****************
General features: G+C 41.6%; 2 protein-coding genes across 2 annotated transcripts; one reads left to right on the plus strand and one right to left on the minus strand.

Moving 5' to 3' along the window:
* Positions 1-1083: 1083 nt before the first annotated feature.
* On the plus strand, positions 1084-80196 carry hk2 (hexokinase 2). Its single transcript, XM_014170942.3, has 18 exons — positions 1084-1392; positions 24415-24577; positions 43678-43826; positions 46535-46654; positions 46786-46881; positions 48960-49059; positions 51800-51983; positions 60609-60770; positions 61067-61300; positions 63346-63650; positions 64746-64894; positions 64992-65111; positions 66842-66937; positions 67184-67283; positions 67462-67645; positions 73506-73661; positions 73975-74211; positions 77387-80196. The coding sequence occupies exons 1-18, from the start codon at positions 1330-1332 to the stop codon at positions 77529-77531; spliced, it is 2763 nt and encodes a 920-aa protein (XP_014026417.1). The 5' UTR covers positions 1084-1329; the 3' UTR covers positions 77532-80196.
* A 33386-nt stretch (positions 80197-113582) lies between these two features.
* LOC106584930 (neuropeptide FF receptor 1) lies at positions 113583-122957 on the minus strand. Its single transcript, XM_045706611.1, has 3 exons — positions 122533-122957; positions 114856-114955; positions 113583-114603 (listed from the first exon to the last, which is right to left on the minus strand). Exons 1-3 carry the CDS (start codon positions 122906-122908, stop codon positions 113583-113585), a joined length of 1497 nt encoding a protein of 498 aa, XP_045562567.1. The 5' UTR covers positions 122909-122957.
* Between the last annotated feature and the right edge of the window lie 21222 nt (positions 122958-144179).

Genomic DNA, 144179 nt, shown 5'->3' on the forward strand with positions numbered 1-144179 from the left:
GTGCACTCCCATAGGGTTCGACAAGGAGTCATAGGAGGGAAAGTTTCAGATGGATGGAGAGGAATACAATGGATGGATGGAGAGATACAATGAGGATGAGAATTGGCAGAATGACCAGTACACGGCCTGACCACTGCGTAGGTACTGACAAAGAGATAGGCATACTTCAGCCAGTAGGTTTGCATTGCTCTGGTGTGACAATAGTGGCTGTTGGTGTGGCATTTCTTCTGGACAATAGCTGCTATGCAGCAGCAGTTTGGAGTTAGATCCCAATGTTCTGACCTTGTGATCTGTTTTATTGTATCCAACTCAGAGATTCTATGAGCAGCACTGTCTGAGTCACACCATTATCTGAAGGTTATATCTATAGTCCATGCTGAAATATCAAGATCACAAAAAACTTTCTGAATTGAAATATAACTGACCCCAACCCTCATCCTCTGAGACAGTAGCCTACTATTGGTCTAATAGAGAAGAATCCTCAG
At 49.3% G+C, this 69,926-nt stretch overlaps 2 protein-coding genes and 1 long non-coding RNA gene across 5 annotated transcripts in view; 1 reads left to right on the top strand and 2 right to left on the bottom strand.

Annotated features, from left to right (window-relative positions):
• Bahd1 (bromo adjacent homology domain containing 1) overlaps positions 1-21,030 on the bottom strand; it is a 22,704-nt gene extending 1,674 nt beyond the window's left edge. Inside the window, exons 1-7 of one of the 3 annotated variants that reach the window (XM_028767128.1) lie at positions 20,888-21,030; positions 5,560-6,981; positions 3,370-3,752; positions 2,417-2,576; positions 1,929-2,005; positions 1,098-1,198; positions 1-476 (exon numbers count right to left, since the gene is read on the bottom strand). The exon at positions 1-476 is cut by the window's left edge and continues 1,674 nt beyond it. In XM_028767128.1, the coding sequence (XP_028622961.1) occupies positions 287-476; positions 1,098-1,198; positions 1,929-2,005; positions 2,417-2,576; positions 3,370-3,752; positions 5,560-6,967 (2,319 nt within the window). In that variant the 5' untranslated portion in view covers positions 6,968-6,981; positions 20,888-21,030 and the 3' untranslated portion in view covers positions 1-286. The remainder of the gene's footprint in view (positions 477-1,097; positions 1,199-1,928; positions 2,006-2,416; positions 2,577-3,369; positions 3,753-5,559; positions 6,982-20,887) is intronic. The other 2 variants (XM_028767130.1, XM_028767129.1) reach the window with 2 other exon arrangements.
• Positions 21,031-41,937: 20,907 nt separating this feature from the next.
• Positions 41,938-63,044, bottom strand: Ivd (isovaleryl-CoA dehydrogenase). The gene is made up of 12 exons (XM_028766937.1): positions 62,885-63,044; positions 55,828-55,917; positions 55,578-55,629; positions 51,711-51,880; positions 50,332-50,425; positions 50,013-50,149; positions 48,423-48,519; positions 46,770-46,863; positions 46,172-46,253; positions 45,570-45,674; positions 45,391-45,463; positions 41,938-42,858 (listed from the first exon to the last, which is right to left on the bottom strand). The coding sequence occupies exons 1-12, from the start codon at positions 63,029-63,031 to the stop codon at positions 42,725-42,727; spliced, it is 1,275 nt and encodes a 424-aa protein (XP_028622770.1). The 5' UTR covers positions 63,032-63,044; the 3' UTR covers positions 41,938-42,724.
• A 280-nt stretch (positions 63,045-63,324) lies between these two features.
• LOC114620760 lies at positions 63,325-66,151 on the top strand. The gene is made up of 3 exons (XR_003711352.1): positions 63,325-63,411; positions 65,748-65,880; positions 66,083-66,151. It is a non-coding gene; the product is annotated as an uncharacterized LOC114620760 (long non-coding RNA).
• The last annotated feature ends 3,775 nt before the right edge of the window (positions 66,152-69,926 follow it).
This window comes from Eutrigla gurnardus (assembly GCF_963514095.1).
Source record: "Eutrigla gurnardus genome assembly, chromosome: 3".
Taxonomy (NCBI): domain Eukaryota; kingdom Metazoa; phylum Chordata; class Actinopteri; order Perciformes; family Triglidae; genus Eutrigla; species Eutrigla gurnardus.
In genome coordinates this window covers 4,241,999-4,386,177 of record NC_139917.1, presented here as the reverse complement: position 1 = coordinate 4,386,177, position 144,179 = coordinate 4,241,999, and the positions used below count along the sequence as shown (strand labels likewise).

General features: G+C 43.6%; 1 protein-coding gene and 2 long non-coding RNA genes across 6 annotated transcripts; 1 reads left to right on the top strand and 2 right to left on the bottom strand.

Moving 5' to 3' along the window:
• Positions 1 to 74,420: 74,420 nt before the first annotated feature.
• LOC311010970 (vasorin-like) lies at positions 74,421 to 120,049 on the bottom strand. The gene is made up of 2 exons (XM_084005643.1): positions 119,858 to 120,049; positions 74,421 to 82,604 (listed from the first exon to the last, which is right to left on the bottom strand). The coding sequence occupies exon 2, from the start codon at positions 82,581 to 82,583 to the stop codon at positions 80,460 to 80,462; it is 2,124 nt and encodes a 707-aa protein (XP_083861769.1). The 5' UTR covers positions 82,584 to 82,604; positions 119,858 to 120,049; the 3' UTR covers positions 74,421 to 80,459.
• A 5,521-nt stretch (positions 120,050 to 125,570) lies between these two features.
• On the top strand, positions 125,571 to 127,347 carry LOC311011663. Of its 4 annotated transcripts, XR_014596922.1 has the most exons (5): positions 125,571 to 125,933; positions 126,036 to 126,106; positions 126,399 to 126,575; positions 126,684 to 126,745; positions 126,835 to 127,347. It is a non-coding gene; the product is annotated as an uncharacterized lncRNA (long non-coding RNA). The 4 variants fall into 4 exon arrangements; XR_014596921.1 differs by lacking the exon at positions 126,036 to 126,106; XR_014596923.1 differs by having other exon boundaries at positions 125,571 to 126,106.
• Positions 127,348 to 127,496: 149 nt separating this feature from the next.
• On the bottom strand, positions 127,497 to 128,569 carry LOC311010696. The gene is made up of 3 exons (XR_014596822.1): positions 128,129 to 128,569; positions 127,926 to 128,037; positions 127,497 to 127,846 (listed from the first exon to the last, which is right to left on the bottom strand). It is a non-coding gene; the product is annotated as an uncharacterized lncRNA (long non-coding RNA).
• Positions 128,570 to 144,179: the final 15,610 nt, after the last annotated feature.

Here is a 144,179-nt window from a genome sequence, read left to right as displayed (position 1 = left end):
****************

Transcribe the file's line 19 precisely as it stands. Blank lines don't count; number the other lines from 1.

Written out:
Source record: "Eutrigla gurnardus genome assembly, chromosome: 3".